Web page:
The hepatitis C virus (HCV) is a blood‑borne virus that predominantly infects liver cells. In some people HCV infection can lead to cirrhosis of the liver, primary liver cancer or liver failure (Hepatitis C Trust). It is estimated that in 2014, about 214,000 people in the UK had chronic HCV infection (Public Health England 2014) and around half of those are undiagnosed because of long‑term asymptomatic infection (NHS Choices 2013).
HCV is usually transmitted through blood‑to‑blood contact. Around 90% of HCV infections diagnosed in the UK will have been acquired through injecting drugs. Around 50% of people in the UK who have injected drugs have antibodies against HCV (Public Health England, November 2014).
NICE's guidance on promoting and offering testing to people at increased risk of HCV infection identifies the following groups as being at increased risk:
People who have ever injected drugs.
People who had a blood transfusion before 1991 or blood products before 1986.
People born or brought up in a country with a 2% or greater prevalence of chronic hepatitis C.
Babies born to mothers infected with hepatitis C.
Prisoners, including young offenders.
Children and young people living in care homes.
People living in hostels for the homeless or sleeping on the streets.
HIV‑positive men who have sex with men.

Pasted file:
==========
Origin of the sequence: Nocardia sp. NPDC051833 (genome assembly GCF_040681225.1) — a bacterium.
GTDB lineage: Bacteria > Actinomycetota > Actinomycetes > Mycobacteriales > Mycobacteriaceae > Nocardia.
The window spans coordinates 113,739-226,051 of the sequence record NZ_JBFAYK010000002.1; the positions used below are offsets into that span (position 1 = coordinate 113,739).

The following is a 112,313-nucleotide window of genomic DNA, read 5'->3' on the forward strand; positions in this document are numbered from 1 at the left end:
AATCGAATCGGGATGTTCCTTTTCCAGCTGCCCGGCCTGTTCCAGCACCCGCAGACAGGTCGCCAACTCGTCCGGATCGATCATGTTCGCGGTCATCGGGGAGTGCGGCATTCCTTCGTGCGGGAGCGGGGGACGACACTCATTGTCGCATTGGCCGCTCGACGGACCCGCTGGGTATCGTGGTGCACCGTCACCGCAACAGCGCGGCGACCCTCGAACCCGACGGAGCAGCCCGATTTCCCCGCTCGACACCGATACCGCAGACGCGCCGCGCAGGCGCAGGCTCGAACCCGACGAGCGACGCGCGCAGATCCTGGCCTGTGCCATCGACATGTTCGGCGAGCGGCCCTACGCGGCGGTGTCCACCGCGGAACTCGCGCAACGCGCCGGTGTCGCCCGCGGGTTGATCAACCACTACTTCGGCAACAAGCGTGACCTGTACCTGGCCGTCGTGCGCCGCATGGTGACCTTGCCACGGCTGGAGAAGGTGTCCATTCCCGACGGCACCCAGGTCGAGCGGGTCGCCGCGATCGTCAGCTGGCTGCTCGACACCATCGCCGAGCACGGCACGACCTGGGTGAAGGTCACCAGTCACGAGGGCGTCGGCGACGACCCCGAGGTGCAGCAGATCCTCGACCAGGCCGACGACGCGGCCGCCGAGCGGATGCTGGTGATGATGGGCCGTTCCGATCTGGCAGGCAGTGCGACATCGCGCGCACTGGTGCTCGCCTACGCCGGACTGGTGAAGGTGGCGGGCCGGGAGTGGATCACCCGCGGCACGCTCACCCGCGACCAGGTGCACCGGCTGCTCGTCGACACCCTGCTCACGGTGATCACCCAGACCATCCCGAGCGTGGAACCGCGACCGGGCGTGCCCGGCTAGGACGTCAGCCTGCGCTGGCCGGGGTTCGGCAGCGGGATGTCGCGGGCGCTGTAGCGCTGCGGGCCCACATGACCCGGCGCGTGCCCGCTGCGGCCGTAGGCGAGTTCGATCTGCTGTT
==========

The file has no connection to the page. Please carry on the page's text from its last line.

People in close contact with someone known to be chronically infected with hepatitis C.
This list includes vulnerable people who are difficult to engage in health care. Commonly, people who are tested for HCV lose contact with clinical staff before they can receive their test results.
In the acute phase of HCV infection, symptoms may appear a few weeks after exposure to the virus. Symptoms include: high temperature; tiredness; loss of appetite; stomach pains and nausea; and sometimes jaundice (NHS Choices 2013). Many people infected with HCV have no symptoms, or have only symptoms that are minor and non‑specific, so they do not get tested for HCV or seek treatment. In 20% of people infected with HCV, the immune system will eliminate the virus without any medical care and they will have no further symptoms (unless they become re‑infected). In the remaining cases, HCV can persist inside the body for years. This is known as the chronic phase of HCV infection. The symptoms of chronic HCV can vary. Some people have very few symptoms, whereas for others it may significantly affect their quality of life.
Chronic HCV infection is associated with increased risk of irreversible liver damage (cirrhosis) and liver cancer. If HCV infection is detected before serious complications develop, treatments are available. Data from 2006 to 2011 showed that per year in England, only 3% of people with chronic HCV infection started treatment for HCV (PHE July 2014).
Public Health England's recommendations include increasing testing and awareness of HCV to help tackle infection (Public Health England 2014).